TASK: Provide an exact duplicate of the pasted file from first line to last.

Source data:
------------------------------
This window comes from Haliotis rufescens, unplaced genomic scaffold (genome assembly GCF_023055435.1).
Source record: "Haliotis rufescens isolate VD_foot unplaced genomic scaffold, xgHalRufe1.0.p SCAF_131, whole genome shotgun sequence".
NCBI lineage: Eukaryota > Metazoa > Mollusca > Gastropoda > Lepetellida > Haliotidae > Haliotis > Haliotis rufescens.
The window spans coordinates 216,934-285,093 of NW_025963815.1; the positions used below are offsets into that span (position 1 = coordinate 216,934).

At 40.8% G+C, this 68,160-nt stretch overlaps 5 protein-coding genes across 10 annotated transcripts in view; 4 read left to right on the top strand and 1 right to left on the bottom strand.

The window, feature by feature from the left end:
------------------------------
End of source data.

This window comes from Haliotis rufescens, unplaced genomic scaffold (genome assembly GCF_023055435.1).
Source record: "Haliotis rufescens isolate VD_foot unplaced genomic scaffold, xgHalRufe1.0.p SCAF_131, whole genome shotgun sequence".
NCBI lineage: Eukaryota > Metazoa > Mollusca > Gastropoda > Lepetellida > Haliotidae > Haliotis > Haliotis rufescens.
The window spans coordinates 216,934-285,093 of NW_025963815.1; the positions used below are offsets into that span (position 1 = coordinate 216,934).

At 40.8% G+C, this 68,160-nt stretch overlaps 5 protein-coding genes across 10 annotated transcripts in view; 4 read left to right on the top strand and 1 right to left on the bottom strand.

The window, feature by feature from the left end: